[arin-ppml] Is it time to start requirement to have IPv6 in place before receiving Section 8.5 transfered IPv4 addresses?
john at egh.com
Wed Aug 28 12:47:38 EDT 2019
I think it is possible that many organizations are or will be fully invested in ipv6 but will announce little or none of it to the Internet at large. Most of my customers don’t announce most of their internal IPv4 networks and I can see no reason why they wouldn’t do the same with IPv6. So I disagree with the requirement to announce IPV6 as a prerequisite to receiving from the various ipv4 pools. Announcement doesn’t correlate with use.
Sent from my iPad
> On Aug 28, 2019, at 9:19 AM, Owen DeLong <owen at delong.com> wrote:
>> On Aug 27, 2019, at 22:07 , Fernando Frediani <fhfrediani at gmail.com> wrote:
>> I may be wrong but it looks like that for some people at some point the only thing that matters is the sensation someone may be trying to tell them how to do things than if IPv6 should be deployed or not.
>> Right, how long more will we be in this back and forth of "I know I have to deploy IPv6 but I will do on my own time" ? How long more we will hear things like "there is no other way out of transfer market" and "it is natural thing to buy more IPv4 to be in business" and then right after "Don't tell me I have to deploy IPv6".
>> There have been times in the past when deploying IPv6 had challenges, concerns or limitations, but now a days let's be honest, there are probably none.
> In fairness, this is not entirely true. The following challenges still remain in some situations:
> + Providers with a heavy reliance on MPLS for traffic engineering have no good path to managing IPv6 traffic engineering with their existing tools.
> + There are still a significant number of providers that are not offering IPv6 to their customers
> - There are workarounds for this, but they come with significant tradeoffs and in some cases real costs.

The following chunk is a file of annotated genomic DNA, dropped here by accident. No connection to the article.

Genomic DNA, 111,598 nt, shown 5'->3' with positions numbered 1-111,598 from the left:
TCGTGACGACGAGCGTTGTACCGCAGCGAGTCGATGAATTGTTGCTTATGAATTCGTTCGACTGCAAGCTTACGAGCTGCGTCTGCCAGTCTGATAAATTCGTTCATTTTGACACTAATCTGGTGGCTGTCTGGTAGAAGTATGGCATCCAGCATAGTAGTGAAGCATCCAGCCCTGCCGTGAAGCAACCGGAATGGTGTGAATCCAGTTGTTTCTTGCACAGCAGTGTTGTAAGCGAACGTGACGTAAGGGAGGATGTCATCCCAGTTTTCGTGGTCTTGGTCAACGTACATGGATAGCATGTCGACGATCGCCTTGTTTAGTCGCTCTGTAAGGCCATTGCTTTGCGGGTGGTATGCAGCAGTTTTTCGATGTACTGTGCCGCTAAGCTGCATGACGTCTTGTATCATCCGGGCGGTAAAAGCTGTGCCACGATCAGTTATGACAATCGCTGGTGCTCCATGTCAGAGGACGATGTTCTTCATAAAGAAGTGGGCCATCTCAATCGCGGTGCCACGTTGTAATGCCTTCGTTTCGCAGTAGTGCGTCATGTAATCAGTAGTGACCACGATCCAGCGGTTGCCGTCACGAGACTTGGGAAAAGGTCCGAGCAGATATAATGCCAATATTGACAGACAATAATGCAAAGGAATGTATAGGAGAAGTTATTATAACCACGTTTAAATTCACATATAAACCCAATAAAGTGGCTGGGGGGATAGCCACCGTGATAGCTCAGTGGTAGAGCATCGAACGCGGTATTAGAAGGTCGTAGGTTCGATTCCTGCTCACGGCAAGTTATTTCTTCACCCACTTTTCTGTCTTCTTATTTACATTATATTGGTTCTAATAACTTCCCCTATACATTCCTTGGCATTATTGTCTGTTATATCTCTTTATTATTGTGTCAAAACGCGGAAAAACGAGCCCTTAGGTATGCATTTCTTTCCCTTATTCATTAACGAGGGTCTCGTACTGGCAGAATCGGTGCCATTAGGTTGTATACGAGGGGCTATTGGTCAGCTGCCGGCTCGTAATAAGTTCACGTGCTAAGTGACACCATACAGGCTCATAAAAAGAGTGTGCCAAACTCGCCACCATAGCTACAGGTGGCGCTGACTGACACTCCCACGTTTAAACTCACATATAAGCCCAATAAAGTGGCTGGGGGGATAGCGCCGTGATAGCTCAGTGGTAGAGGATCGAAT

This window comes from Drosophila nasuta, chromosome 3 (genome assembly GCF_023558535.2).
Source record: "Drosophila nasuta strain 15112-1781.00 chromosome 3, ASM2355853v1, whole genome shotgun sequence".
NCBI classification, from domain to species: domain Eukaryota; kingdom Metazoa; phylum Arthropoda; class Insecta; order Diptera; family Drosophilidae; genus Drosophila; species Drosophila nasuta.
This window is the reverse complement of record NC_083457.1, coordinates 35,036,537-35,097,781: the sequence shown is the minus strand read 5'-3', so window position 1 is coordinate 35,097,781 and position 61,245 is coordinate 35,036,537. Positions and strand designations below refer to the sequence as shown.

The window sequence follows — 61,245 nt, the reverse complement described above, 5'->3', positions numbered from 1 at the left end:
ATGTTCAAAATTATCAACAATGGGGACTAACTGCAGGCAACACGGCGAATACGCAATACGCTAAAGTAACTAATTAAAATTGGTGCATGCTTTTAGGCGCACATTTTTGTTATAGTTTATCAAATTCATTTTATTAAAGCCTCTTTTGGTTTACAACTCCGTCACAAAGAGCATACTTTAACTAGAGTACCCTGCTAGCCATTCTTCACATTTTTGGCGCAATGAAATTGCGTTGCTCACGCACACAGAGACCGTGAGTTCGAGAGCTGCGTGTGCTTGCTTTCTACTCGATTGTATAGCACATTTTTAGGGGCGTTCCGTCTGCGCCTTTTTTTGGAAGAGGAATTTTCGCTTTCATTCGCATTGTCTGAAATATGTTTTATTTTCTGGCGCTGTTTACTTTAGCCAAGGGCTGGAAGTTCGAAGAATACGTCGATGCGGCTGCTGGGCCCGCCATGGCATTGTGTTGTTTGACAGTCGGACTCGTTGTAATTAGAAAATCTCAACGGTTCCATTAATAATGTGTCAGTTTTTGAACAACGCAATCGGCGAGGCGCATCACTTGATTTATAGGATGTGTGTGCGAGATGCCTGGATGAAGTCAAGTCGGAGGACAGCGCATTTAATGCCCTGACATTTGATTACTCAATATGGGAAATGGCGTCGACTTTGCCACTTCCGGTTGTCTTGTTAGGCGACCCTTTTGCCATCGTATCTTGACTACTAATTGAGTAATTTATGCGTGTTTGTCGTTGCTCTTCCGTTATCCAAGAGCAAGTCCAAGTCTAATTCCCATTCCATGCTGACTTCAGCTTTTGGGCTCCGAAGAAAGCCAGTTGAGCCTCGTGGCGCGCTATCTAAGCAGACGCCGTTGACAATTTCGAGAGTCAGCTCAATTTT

> + Human Factors
> - Perception that NAT==Security
> - Limited familiarly with IPv6
> - Fear of the unknown
> - Other priorities
> - Perceived lack of a business case
> - Engineers not well able to articulate the business case to the C-Suite
> - Entrenched software base that is not yet ported, especially custom internal applications and large legacy systems
> I’m not saying that these issues are insurmountable, and I’m not saying we don’t need to deploy IPv6. Indeed, I’ve been beating the IPv6 drum pretty hard for many years now. However, statements like “there are probably no remaining challenges” do not reflect reality and reduce the credibility of your other statements in this regard.
>> We are in 2019, nearly 2020 and it seems there are still a significant amount of people that wishes to keep supporting the transfer market rather than do the obvious that we all know will make the Internet ecosystem to keep evolving, perhaps with less conflicts.
>> And what Albert is proposing to discuss is fair and very much reasonable, nothing out of order: simply the organization to show it is doing its job (or is there anyone the believes IPv6 is still just accessory and can wait another 20 years ?) in order that is can use the transfer mechanism of IPv4. He didn't suggest anything different than that.
> There’s lots of monetary interest in the transfer market, and where there’s a perception of money to be made, voices and advocacy will follow. This is an unfortunate side-effect of capitalism and market economies.
> I never said Albert was out of line, but I do not think Albert’s proposal will yield the desired results, nor do I think it is good registry policy. (See my previous comments on the proposal).
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